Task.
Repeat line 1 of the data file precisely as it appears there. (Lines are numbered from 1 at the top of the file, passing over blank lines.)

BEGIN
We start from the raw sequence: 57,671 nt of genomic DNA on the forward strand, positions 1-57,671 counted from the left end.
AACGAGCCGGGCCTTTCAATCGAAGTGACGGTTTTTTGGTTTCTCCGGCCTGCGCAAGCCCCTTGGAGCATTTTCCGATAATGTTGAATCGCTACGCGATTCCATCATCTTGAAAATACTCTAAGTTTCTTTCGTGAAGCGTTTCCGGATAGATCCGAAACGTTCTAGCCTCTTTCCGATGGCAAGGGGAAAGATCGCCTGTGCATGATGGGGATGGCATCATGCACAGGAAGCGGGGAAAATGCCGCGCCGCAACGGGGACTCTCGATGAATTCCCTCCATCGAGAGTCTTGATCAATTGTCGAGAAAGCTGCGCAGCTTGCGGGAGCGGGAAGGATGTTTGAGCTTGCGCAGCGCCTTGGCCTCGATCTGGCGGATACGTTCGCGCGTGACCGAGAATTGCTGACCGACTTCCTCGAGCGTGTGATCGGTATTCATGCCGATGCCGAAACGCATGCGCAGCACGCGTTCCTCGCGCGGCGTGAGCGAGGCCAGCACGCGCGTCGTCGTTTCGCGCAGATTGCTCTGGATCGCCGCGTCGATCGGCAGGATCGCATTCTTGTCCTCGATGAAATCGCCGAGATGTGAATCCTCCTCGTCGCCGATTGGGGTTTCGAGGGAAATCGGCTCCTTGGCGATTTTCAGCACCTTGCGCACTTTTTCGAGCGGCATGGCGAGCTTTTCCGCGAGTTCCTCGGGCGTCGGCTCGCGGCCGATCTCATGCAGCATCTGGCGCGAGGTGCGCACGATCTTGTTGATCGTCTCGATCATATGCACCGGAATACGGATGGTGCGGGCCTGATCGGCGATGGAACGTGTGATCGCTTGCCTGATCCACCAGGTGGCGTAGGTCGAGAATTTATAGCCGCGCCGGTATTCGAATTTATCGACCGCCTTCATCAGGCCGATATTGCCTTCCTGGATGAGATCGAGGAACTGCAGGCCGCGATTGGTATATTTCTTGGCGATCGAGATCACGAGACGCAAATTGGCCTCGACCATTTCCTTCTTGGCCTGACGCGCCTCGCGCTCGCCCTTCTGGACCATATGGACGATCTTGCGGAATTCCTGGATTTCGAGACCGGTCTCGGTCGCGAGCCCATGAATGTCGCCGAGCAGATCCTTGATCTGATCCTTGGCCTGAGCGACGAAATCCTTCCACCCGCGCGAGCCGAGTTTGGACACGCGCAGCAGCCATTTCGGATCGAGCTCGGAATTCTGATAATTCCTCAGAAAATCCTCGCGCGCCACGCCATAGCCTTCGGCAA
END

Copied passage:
We start from the raw sequence: 57,671 nt of genomic DNA on the forward strand, positions 1-57,671 counted from the left end.